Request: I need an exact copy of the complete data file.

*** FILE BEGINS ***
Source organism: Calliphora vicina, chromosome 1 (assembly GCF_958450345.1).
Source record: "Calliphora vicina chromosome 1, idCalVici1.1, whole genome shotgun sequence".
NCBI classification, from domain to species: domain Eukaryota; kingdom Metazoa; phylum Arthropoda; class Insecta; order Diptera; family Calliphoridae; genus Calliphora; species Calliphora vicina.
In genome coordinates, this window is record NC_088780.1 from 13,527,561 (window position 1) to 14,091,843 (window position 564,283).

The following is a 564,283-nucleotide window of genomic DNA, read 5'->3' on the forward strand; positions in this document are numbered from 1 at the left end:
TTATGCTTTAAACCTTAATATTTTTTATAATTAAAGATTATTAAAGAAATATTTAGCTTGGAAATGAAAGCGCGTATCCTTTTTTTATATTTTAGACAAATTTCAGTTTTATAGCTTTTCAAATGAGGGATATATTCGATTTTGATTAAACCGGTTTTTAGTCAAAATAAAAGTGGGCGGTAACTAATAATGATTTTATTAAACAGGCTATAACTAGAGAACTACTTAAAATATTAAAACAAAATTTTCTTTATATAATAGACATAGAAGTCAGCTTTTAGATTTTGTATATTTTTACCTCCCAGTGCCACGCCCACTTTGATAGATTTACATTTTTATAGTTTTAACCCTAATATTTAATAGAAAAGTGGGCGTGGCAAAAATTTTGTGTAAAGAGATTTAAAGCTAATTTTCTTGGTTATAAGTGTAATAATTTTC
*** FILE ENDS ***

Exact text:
Source organism: Calliphora vicina, chromosome 1 (assembly GCF_958450345.1).
Source record: "Calliphora vicina chromosome 1, idCalVici1.1, whole genome shotgun sequence".
NCBI classification, from domain to species: domain Eukaryota; kingdom Metazoa; phylum Arthropoda; class Insecta; order Diptera; family Calliphoridae; genus Calliphora; species Calliphora vicina.
In genome coordinates, this window is record NC_088780.1 from 13,527,561 (window position 1) to 14,091,843 (window position 564,283).

The following is a 564,283-nucleotide window of genomic DNA, read 5'->3' on the forward strand; positions in this document are numbered from 1 at the left end:
TTATGCTTTAAACCTTAATATTTTTTATAATTAAAGATTATTAAAGAAATATTTAGCTTGGAAATGAAAGCGCGTATCCTTTTTTTATATTTTAGACAAATTTCAGTTTTATAGCTTTTCAAATGAGGGATATATTCGATTTTGATTAAACCGGTTTTTAGTCAAAATAAAAGTGGGCGGTAACTAATAATGATTTTATTAAACAGGCTATAACTAGAGAACTACTTAAAATATTAAAACAAAATTTTCTTTATATAATAGACATAGAAGTCAGCTTTTAGATTTTGTATATTTTTACCTCCCAGTGCCACGCCCACTTTGATAGATTTACATTTTTATAGTTTTAACCCTAATATTTAATAGAAAAGTGGGCGTGGCAAAAATTTTGTGTAAAGAGATTTAAAGCTAATTTTCTTGGTTATAAGTGTAATAATTTTC